The President’s Speech

As the country appears in danger of a double dip recession with unemployment hovering around 9.1 %, President Obama went before a sharply divided congress to propose a $447 billion dollar plan to get the country’s economic engine humming. The President was at his best as an orator as he forcefully sold his plan as containing ideas that both parties have supported, and demanding that we as American’s rise above the acrimonious debate that has dominated the political landscape for most of his term. Obama is proposing substantive cuts in payroll taxes that fund the U.S. Social Security pension fund – something even Tea Party loyalist will find hard not to support.  The President says that his plan will work without pushing the U.S. further into debt. This is likely to be a point of contention as congress debates the proposal in coming weeks. If congress does not act on the bill, he promised to take it to the people directly.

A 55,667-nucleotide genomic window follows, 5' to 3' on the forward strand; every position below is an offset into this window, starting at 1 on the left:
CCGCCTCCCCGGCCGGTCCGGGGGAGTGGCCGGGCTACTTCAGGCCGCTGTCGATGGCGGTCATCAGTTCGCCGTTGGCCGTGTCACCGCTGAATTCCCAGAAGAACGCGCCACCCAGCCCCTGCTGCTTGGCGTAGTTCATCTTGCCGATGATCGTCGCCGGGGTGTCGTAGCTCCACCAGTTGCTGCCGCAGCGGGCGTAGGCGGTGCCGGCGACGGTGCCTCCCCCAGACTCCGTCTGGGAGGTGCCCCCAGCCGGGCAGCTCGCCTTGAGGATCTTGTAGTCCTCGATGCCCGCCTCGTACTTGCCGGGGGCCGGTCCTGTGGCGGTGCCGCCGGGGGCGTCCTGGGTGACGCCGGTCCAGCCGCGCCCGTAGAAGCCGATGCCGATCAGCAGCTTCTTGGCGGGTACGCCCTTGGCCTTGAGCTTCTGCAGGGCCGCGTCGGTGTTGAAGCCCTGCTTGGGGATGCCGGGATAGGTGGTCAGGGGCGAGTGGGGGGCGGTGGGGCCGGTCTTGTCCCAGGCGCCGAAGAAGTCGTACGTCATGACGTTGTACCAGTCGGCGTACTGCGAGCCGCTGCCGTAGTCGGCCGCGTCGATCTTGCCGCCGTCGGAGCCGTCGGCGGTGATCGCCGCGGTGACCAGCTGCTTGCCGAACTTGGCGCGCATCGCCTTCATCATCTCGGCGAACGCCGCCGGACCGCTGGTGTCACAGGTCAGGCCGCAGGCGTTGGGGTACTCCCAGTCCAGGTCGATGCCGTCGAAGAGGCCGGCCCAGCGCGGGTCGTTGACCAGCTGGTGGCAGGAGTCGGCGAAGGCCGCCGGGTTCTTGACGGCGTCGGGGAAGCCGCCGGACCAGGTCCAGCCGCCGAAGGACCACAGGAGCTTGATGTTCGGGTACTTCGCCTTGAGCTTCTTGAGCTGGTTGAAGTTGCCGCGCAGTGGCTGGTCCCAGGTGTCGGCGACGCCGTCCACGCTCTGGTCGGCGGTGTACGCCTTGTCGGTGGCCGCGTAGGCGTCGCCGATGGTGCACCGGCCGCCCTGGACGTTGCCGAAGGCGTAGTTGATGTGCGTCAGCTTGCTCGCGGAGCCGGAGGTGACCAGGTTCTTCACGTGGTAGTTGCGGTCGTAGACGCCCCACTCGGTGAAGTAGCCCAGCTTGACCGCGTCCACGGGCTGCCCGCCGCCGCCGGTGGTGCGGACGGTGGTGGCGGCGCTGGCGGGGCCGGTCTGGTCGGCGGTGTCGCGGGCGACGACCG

“This plan is the right thing to do right now,” Obama told legislators on Capitol Hill. “You should pass it. And I intend to take that message to every corner of this country.”

Getting House Republicans on board for any plan he may propose will be difficult at best.  Against such odds, the president framed the proposal as one in which only counterproductive partisan politics would keep the bill from passing .

“The question is whether, in the face of an ongoing national crisis, we can stop the political circus and actually do something to help the economy.”  Barack Obama, U.S. president.

The payroll tax cuts included in Obama’s package account for the lion share of the total jobs plan — about $240 billion of the $447 billion.

In addition, the package also includes:

$105 billion in public works spending, $49 billion to continue unemployment assistance to millions of Americans who are receiving extended benefits, $35 billion in local government aid to avoid layoffs of emergency personnel and teachers, $8 billion to fund a $4,000 tax credit for businesses that hire workers who have been out of work for more than six months.

Obama said the payroll tax cut alone would save an average family making $50,000 a year about $1,500.

White House officials said Obama would formally send The American Jobs Act to Congress next week.

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